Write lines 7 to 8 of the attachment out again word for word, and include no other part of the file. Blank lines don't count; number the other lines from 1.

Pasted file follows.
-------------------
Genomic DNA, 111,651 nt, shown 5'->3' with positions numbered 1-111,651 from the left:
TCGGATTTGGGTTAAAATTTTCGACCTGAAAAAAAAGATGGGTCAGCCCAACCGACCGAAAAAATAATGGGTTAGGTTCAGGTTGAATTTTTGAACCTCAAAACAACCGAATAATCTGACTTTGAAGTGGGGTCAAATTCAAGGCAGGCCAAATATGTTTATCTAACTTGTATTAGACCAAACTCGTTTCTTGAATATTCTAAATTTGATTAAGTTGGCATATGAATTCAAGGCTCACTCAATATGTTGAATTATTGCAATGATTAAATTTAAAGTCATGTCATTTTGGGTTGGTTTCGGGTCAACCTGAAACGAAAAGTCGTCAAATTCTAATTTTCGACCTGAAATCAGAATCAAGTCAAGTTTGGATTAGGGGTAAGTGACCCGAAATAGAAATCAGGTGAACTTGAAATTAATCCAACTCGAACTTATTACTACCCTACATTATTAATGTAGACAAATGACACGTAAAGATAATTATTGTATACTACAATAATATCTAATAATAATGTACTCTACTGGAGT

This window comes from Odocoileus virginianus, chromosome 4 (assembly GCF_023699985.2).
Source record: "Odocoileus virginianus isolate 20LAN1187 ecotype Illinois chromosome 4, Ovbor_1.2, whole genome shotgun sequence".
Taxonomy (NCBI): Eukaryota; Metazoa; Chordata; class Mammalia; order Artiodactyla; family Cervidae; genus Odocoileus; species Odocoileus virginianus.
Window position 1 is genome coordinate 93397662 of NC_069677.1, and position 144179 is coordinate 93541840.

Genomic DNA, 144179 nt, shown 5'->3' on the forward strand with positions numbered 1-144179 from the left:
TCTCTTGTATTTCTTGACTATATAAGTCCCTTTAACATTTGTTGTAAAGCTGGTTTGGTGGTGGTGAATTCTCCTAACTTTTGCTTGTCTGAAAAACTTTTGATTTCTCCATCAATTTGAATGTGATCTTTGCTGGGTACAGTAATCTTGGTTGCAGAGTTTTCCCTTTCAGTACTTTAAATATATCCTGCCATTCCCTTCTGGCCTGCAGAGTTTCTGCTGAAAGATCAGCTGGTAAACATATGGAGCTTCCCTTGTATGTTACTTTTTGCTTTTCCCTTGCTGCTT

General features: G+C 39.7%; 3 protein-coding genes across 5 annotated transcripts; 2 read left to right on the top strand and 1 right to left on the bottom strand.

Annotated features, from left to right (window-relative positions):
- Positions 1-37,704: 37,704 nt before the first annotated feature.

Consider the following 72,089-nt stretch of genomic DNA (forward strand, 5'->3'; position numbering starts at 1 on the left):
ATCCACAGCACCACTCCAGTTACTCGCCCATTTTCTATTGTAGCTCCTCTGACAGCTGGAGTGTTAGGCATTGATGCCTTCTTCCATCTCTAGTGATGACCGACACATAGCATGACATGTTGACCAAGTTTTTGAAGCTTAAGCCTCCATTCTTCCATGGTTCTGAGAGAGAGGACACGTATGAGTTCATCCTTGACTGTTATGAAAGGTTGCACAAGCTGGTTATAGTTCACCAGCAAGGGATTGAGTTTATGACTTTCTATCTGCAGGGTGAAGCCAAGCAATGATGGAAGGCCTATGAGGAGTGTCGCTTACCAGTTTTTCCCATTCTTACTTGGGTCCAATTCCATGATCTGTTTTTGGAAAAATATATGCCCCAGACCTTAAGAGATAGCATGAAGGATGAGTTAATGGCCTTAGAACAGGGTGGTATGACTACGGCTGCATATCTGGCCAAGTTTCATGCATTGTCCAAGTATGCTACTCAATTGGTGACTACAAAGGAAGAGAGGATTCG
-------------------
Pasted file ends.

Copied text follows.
Genomic DNA, 144179 nt, shown 5'->3' on the forward strand with positions numbered 1-144179 from the left:
TCTCTTGTATTTCTTGACTATATAAGTCCCTTTAACATTTGTTGTAAAGCTGGTTTGGTGGTGGTGAATTCTCCTAACTTTTGCTTGTCTGAAAAACTTTTGATTTCTCCATCAATTTGAATGTGATCTTTGCTGGGTACAGTAATCTTGGTTGCAGAGTTTTCCCTTTCAGTACTTTAAATATATCCTGCCATTCCCTTCTGGCCTGCAGAGTTTCTGCTGAAAGATCAGCTGGTAAACATATGGAGCTTCCCTTGTATGTTACTTTTTGCTTTTCCCTTGCTGCTT